Take time at the end of the year to assess your business. Look at more than your financials…look to see if you business goals/mission matches your passions. Look to see if the type of business you are doing matches your balance sheet. Then, ask yourself is this where you want your business to continue to grow. Then focus and write your plan for the next year.
11. Be an Advocate.
Advocate for something. Stand upon some alter and render an opinion. Pick a cause, an initiative, something and advocate. You never know…you might find your calling…your passion.
* Image Credit -> MomOfTheYear.net Blog
The domestic violence story is all around us. We don’t realize it, but we know someone who has been impacted directly by domestic violence. 1 in 4 people have been directly impacted by domestic violence…YES, 1 in 4.
If you listen above, Michael Cogdill helps us define domestic violence. How does he know, well let me count the ways. Not only did his father beat his mother, but he bears the burden of sharing the numerous stories everyday how domestic violence invades our living rooms.
It was just a few months ago, Marge Putnam from Seneca was killed by her husband. This story has impacted so many of us in the Upstate of SC. She was engrained in the Clemson University community and loved by so many friends and her family.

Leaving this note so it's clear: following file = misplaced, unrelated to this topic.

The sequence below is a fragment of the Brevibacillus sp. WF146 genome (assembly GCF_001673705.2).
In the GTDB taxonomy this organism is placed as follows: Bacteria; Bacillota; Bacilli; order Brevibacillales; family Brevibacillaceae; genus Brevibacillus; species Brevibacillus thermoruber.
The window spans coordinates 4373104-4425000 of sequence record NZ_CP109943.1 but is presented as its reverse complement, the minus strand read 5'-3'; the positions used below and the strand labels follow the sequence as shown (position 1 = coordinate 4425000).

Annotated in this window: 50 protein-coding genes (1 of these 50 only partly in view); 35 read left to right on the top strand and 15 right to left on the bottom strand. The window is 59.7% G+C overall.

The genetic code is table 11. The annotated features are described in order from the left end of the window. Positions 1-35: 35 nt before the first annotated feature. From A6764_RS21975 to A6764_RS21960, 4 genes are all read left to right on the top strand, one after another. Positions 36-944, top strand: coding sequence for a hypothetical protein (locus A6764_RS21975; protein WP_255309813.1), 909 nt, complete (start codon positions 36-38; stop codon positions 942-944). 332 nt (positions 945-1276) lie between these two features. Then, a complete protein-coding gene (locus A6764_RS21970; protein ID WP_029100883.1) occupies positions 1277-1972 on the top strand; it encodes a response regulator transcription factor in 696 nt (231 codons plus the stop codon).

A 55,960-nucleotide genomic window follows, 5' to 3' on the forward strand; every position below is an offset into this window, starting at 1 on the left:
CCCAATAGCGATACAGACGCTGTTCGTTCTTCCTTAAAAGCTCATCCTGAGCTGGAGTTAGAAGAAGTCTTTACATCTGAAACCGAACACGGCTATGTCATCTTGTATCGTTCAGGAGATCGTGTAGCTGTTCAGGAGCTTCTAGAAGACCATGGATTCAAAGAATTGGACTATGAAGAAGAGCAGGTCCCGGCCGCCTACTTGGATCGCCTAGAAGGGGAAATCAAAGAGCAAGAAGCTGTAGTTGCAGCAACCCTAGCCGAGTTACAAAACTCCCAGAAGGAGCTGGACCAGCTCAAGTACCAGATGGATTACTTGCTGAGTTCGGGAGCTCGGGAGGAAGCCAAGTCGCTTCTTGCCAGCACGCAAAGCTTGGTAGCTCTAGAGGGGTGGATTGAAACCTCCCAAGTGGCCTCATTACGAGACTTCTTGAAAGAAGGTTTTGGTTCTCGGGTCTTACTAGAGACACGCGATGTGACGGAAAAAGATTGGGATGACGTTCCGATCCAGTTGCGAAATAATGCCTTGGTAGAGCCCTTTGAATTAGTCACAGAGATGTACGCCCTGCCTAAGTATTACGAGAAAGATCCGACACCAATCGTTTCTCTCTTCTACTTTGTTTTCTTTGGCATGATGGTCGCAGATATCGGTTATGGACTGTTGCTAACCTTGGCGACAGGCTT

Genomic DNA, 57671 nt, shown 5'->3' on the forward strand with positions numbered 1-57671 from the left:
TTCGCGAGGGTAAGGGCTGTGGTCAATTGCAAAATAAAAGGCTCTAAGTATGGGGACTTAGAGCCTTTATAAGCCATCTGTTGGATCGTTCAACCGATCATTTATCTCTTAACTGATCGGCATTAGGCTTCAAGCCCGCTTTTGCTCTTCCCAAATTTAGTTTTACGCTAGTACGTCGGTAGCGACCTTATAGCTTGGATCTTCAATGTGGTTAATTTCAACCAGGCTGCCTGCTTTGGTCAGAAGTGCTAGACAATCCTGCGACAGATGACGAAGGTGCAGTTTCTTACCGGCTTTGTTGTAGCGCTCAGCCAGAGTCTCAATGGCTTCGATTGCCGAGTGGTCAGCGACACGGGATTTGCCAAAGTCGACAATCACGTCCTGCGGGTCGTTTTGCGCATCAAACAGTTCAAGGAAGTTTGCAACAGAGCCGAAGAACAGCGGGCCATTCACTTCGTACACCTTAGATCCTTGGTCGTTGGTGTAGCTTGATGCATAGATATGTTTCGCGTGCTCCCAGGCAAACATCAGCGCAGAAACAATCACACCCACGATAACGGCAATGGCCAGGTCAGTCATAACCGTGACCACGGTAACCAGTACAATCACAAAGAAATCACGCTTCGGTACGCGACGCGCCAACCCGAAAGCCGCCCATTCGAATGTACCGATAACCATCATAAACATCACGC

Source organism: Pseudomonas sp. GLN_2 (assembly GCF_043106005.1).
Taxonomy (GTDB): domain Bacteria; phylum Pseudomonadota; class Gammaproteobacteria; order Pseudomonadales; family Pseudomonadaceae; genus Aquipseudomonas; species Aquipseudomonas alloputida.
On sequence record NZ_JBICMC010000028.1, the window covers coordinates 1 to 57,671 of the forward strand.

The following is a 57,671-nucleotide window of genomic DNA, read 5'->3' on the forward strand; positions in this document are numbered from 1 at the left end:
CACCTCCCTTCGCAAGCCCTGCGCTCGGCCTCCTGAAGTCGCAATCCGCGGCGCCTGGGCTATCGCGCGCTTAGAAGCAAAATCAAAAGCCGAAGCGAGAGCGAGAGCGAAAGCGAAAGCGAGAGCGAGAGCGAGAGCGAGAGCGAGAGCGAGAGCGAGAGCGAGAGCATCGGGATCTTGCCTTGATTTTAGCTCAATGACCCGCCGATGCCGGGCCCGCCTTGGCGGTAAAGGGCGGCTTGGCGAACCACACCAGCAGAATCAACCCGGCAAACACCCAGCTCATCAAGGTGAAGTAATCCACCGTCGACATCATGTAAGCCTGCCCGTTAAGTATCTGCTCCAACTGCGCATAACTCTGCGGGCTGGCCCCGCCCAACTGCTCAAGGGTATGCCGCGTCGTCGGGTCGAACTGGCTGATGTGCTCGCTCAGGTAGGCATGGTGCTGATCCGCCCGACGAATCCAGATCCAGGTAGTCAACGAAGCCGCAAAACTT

So sharing Marge’s story, Michael story, and the stories of so many others is so important…it helps us become aware. It helps us learn that it is not okay to hurt and abuse those we love inside our homes. We must share so that when we understand what it means, we will feel empowered to speak up and call the authorities.
As a legislator said this morning during the #DomesticViolence Awareness Month kick-off Press Conference, this is a community effort. Yes…we must share to become aware.
To learn more about #DomesticViolence and it’s impact on the community, go to SafeHarbor.org’s blog to read more.
Have you sat back and thought about what has truly defined you both personally and professionally? Can you think about one point in time that has truly changed who you are and how you approach life and your career? There is not a better time to do so than at the end of calendar year…a time of reflection. I have numerous moments in time that have defined me, and a few have pop-up in my mind.
1) Defining moment in 2011 as a person.
It was January 1, 2011 and we were driving back from the Christmas cabin in Georgia. We had just finished enjoying a week of vacation in the Georgia mountains and it was time to make the treck back to civilization. As we were coming through Atlanta, Sarah asked me if we could stop to get a drink. I was sitting in the car waiting for her and she opened the door and hopped back in with tears rolling down her face.
I began to think of the many reasons why a female would come back from a restaurant crying. She looked at me and said…”I am pregnant and I am scared!” The past three years we experienced three miscarriages, not making it past 10 weeks. She was happy that once again she was pregnant, but upset and scared she would loose another pregnancy to miscarriage.